OUR CONNECTION MATTERS
“.. and you will be my witnesses in Jerusalem, in all Judea and Samaria, and to the ends of the earth.”
It’s back-to-school time across South Georgia, and I recently went back to school, too - “Charm School,” - that is. Charm School is the term used for the General Board of Higher Education’s training for new District Superintendents and new Directors of Connectional Ministries.
Because of the COVID-19 virus, the training quickly shifted from a week at beautiful Lake Junaluska to a week of online, intensive training. The teachings and their practical application were so good, and I am still processing much of what I learned.
One significant focus of the training was adaptive leadership. In order to adapt, we must seek to accurately understand what is happening and changing around us in order to evaluate what it means and requires from us as leaders and as a church to be fruitful in ministry.
There are two resources that I found very interesting, and I want to offer them to you in the hope that you will find them as insightful as I have in light of trends in our culture and how COVID has impacted the landscape in our world today.
The first resource is the short publication, “God’s Mixed Ecology: The Changing Spiritual Landscape
,” by Lisa Greenwood, Vice President for Leadership Ministry for the Texas Methodist Foundation. This is a great dive into the reality of the spiritual landscape and the ever-increasing category of individuals who classify themselves as “Spiritual But Not Religious” - the greatest potential for the church’s mission.
Looking at this mixed ecology of ministry we see attractional model churches, missional model churches, innovative faith communities, faith-based not for profits, and more, which are representing the church’s witness across the ecosystem.
Where does your local church fit into the scene? The publication provides important questions to ask as a church in light of this current spiritual landscape. There is no better time as a church to evaluate what ministries are fruitful, what ministries or programs need to be adapted post-COVID to be effective, or what might need to be laid to rest. Resist the temptation to simply go back to the way things have been done pre-COVID as we long for normalcy.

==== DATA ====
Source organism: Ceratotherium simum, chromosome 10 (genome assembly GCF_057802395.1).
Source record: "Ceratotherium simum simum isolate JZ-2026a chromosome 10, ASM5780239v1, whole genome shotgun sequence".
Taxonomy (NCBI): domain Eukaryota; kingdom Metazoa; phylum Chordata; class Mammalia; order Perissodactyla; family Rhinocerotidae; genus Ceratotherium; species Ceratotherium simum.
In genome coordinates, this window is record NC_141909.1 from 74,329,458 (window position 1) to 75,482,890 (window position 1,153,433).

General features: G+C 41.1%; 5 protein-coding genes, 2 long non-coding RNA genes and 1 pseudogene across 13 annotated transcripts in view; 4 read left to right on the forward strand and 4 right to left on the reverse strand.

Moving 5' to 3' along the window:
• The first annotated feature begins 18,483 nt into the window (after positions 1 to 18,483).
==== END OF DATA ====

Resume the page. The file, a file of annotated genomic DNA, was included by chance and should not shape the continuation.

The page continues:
The second resource is an article by Bishop Kenneth H. Carter and Audrey Warren, “The New Mixed Ecology: People Property and Priorities After COVID-19
.” The authors peel back the layers of the attractional church mindset that was brought to light more than ever when churches were no longer able to gather for worship or programming in the church building. They move us into the shift of the “mixed ecology,” or hybrid ways, which primarily presents itself virtually right now for sharing the gospel and making disciples.
Many see the benefits of technology, but there is an underlying tension between the physical and virtual community for the ways we do church. This tension is a reality that many church leaders are currently and will continue to navigate. Fortunately, we do not have to think of these places on the continuum as an “either/or.” I continue to be inspired by the different ways our South Georgia churches are pivoting, thinking about “both/and,” and proving that Church Can Happen Anywhere.
I hope you will take some time to check out the resources and discover more about this new spiritual landscape so that we, as leaders and local churches, can find our niche, our relevance, and thrive in this mixed ecology and collaborative ecosystem for kingdom building. Could our being “witnesses... to the ends of the earth” be virtually?
At the end of the day, I continue to be thankful for the connection and the understanding that we do not navigate this landscape alone - our connection matters.
Allison Lindsey is the director of Connectional Ministries. She has a passion for the local church and its people. Contact her at email@example.com.